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Humans encounter and use animals in a stunning number of ways. The nature of these animals and the justifiability or unjustifiabilitly of human uses of them are the subject matter of The Oxford Handbook of Animal Ethics. Philosophers have long been intrigued by animal minds and vegetarianism, but only around the last quarter of the twentieth century did a significant philosophical literature begin to be developed on both the scientific study of animals and the ethics of human uses of animals. This literature had a primary focus on discussion of animal psychology, the moral status of animals, the nature and significance of species, and a number of practical problems.
This Oxford Handbook is designed to capture the nature of the questions as they stand today and to propose solutions to many of the major problems. Several chapters in The Oxford Handbook of Animal Ethics explore matters that have never previously been examined by philosophers. The authors of the thirty-five chapters come from a diverse set of philosophical interests in the History of Philosophy, the Philosophy of Mind, the Philosophy of Biology, the Philosophy of Cognitive Science, the Philosophy of Language, Ethical Theory, and Practical Ethics. They explore many theoretical issues about animal minds and an array of practical concerns about animal products, farm animals, hunting, circuses, zoos, the entertainment industry, safety-testing on animals, the status and moral significance of species, environmental ethics, the nature and significance of the minds of animals, and so on.
They also investigate what the future may be expected to bring in the way of new scientific developments and new moral problems. The Oxford Handbook of Animal Ethics of original essays is the most comprehensive single volume ever published on animal minds and the ethics of our use of animals.
PART I. HISTORY OF PHILOSOPHY
1: Animals in Classical and Late Antique Philosophy
2: Animals and Ethics in the History of Modern Philosophy
PART II. TYPES OF ETHICAL THEORY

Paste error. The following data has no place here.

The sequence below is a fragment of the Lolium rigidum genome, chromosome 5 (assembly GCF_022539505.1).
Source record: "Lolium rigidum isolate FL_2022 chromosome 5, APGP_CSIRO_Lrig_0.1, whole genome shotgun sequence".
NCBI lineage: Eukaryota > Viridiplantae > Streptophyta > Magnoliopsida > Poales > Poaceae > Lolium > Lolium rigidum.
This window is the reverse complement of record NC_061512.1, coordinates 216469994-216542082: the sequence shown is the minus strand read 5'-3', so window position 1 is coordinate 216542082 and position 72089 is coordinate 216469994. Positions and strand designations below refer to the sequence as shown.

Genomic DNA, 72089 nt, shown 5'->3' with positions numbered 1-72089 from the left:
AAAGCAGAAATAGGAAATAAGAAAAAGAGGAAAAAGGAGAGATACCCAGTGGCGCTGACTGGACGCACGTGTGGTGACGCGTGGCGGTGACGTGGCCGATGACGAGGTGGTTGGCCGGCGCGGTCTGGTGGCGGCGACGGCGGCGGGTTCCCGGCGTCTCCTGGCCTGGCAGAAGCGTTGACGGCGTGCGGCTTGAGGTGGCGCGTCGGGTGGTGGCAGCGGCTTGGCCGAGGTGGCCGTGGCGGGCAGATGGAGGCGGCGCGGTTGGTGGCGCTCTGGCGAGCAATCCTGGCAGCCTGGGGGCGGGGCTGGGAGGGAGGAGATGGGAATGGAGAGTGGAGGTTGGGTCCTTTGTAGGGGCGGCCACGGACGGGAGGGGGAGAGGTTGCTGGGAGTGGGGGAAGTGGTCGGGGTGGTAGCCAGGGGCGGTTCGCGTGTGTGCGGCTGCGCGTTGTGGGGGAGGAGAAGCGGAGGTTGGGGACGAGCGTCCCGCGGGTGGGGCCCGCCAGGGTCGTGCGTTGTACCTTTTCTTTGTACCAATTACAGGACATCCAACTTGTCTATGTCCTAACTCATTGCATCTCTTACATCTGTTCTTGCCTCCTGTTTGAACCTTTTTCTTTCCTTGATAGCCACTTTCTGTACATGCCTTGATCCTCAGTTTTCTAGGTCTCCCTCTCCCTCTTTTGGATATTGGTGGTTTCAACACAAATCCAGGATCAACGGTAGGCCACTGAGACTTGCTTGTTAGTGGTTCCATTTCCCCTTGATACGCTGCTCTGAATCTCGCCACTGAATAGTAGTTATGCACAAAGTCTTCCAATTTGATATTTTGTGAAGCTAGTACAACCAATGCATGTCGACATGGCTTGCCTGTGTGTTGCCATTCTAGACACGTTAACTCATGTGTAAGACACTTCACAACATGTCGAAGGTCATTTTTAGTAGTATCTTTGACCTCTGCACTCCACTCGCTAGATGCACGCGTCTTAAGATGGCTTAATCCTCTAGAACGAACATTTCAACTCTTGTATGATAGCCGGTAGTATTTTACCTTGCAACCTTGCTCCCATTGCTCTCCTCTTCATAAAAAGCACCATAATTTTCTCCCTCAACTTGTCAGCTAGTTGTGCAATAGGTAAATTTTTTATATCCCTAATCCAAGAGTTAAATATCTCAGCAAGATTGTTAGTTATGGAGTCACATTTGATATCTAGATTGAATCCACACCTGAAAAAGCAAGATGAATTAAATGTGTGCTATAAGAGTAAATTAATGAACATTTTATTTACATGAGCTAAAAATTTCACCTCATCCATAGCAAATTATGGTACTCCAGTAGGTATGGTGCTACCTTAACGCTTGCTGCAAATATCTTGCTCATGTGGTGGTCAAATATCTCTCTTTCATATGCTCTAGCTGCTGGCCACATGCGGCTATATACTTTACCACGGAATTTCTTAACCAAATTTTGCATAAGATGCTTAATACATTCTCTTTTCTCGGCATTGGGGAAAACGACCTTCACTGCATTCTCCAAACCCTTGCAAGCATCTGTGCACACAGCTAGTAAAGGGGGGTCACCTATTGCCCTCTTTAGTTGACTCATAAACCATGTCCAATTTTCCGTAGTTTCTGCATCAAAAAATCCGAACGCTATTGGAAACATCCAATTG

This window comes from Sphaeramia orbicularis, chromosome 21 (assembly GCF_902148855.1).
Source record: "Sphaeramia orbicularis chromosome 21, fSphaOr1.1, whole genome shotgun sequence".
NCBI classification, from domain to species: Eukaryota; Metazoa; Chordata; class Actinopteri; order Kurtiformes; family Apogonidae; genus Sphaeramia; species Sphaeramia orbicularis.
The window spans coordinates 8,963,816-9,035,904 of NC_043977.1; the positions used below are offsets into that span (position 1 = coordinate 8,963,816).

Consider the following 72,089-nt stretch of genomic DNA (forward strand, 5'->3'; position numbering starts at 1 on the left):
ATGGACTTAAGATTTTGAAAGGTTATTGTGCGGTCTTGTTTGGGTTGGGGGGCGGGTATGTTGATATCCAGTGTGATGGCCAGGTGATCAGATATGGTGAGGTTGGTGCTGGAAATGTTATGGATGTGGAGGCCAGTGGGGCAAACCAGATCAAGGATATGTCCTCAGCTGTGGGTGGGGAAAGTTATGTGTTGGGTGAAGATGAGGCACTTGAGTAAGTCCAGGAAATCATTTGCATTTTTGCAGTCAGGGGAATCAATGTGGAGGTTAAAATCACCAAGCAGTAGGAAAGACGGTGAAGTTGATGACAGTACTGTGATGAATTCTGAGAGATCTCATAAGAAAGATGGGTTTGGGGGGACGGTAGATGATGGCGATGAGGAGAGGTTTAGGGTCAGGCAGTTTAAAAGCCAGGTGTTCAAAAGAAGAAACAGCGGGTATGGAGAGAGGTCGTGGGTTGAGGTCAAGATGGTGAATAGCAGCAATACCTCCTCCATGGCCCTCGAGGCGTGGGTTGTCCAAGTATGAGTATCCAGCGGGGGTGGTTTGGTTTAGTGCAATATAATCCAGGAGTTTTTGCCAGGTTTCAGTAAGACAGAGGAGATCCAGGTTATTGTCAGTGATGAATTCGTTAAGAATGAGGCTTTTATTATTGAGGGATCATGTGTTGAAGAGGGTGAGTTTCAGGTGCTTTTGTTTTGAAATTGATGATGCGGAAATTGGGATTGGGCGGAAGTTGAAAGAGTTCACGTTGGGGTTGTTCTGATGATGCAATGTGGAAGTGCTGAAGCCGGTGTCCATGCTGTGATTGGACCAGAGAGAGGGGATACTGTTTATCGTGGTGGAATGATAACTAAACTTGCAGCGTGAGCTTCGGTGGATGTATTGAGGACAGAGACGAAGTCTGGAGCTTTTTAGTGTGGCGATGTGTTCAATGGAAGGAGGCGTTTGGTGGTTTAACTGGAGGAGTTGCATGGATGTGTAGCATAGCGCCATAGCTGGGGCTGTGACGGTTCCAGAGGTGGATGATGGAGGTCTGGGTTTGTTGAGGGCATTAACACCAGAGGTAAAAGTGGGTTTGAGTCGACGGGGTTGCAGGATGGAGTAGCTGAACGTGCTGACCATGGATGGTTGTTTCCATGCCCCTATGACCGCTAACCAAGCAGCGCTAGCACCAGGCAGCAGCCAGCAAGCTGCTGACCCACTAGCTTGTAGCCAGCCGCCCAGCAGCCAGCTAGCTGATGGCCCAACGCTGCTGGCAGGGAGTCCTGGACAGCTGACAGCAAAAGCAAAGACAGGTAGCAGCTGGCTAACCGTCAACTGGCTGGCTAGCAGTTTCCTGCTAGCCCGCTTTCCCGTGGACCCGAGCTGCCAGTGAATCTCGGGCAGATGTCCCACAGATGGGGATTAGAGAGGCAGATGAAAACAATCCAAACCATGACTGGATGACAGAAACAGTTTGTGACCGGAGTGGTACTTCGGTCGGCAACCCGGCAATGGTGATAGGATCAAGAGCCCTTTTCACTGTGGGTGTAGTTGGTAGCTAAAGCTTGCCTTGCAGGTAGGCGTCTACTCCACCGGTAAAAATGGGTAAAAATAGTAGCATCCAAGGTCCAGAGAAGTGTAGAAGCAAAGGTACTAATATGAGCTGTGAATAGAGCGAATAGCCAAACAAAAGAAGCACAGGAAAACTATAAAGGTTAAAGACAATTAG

3: Interacting with Animals: A Kantian Approach
4: Virtue Ethics and the Treatment of Animals
5: A Humean Account of the Status and Character of Animals
6: Rights Theory and Animal Rights
7: The Capabilities Approach and Animal Entitlements
PART III. MORAL STATUS AND PERSON THEORY
8: The Idea of Moral Standing
9: Animals, Fundamental Moral Standing, and Speciesism
10: Human Animals and Nonhuman Persons
11: Are Nonhuman Animals Persons?
PART IV. ANIMAL MINDS AND THEIR MORAL SIGNIFICANCE
12: Animal Mentality: Its Character, Extent, and Moral Significance
13: Mindreading and Moral Significance in Nonhuman Animals
14: Minimal Minds
15: Beyond Anthropomorphism: Attributing Psychological Properties to Animals
16: The Relationship between Cognitive Sophistication and Pain in Animals
17: Animals that Act for Moral Reasons
18: The Moral Life of Animals
PART V. SPECIES AND THE ENGINEERING OF SPECIES
19: On the Origin of Species Notions and Their Ethical Limitations
20: On the Nature of Species and the Moral Significance of their Extinction
21: Are All Species Equal?
22: Genetically Modified Animals: Should There Be Limits to Engineering the Animal Kingdom?
23: Human/Nonhuman Chimeras: Assessing the Issues
PART VI. PRACTICAL ETHICS
24: The Moral Relevance of the Distinction between Domesticated and Wild Animals
25: The Moral Significance of Animal Pain and Animal Death
26: The Ethics of Confining Animals: From Farms to Zoos to Human Homes
27: Keeping Pets
28: Animal Experimentation in Biomedical Research
29: The Application of Biotechnology to Animals in Agriculture
30: Environmental Ethics, Hunting, and the Place of Animals
32: The Use of Animals in Toxicological Research
33: What's Ethics Got to Do with It? The Roles of Government Regulation in Research-Animal Protection
34: Literary Works and Animal Ethics
Tom L. Beauchamp is Professor of Philosophy, Georgetown University and Senior Research Scholar, Kennedy Institute of Ethics. R. G. Frey (1941-2012) was Professor of Philosophy at Bowling Green State University.